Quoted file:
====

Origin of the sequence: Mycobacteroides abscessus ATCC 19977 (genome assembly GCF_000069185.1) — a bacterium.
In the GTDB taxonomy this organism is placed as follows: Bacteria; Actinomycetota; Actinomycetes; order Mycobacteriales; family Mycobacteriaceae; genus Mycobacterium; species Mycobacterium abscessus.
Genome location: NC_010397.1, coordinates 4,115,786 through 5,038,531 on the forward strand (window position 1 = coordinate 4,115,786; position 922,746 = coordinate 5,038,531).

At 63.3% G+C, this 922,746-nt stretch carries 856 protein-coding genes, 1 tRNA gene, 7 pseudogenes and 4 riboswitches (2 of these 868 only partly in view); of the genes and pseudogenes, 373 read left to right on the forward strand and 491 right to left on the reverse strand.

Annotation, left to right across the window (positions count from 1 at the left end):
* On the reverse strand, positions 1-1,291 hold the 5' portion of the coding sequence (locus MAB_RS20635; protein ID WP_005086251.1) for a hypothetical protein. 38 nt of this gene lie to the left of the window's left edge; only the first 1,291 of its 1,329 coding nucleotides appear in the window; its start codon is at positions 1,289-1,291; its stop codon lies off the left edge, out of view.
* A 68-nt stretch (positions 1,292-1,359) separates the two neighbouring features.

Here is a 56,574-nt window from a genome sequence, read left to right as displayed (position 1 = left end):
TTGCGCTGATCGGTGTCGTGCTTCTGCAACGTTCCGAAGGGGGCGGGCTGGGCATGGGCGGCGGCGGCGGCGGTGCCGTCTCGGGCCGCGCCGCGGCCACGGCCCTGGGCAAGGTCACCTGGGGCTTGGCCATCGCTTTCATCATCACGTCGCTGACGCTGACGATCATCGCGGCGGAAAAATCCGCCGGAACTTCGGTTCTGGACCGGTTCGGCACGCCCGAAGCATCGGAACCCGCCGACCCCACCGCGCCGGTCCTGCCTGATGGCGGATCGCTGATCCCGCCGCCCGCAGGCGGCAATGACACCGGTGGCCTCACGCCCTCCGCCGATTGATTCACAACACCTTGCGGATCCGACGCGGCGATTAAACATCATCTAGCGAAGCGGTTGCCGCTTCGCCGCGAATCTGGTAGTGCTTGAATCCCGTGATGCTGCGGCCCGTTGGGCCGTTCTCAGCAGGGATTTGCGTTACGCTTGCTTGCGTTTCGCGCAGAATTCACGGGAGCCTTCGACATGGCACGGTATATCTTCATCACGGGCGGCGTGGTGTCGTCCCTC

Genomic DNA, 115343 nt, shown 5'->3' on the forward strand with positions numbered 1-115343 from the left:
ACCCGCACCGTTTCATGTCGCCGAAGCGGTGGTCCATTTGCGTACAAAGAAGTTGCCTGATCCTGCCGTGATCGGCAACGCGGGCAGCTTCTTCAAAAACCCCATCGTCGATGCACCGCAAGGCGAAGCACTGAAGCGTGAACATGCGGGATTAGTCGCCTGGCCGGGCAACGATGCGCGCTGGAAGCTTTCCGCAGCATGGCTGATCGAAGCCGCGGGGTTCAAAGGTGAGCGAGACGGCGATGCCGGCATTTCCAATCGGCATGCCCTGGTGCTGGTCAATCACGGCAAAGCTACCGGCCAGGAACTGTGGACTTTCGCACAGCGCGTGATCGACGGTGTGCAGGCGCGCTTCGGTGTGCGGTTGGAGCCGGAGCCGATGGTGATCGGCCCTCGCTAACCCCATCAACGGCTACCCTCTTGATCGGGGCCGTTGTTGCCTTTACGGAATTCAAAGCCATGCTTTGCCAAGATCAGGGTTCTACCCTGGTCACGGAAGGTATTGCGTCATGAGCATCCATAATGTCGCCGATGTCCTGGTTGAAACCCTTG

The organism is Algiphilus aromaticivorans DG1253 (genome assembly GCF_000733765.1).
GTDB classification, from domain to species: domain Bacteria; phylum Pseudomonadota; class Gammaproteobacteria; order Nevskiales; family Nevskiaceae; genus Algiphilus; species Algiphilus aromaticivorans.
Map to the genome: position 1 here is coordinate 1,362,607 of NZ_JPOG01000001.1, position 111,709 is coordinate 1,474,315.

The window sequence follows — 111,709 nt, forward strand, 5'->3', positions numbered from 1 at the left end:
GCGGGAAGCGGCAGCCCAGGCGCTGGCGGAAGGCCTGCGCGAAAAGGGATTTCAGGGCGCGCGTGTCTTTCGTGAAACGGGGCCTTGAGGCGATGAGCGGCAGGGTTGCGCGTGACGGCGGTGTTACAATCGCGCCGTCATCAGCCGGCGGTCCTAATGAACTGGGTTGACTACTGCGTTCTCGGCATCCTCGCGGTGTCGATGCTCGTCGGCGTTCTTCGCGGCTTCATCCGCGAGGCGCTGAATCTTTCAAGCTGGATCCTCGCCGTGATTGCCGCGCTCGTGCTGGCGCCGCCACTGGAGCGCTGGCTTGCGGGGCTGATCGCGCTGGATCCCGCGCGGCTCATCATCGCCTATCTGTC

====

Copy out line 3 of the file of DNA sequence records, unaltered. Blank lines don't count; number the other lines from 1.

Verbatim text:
Genome location: NC_010397.1, coordinates 4,115,786 through 5,038,531 on the forward strand (window position 1 = coordinate 4,115,786; position 922,746 = coordinate 5,038,531).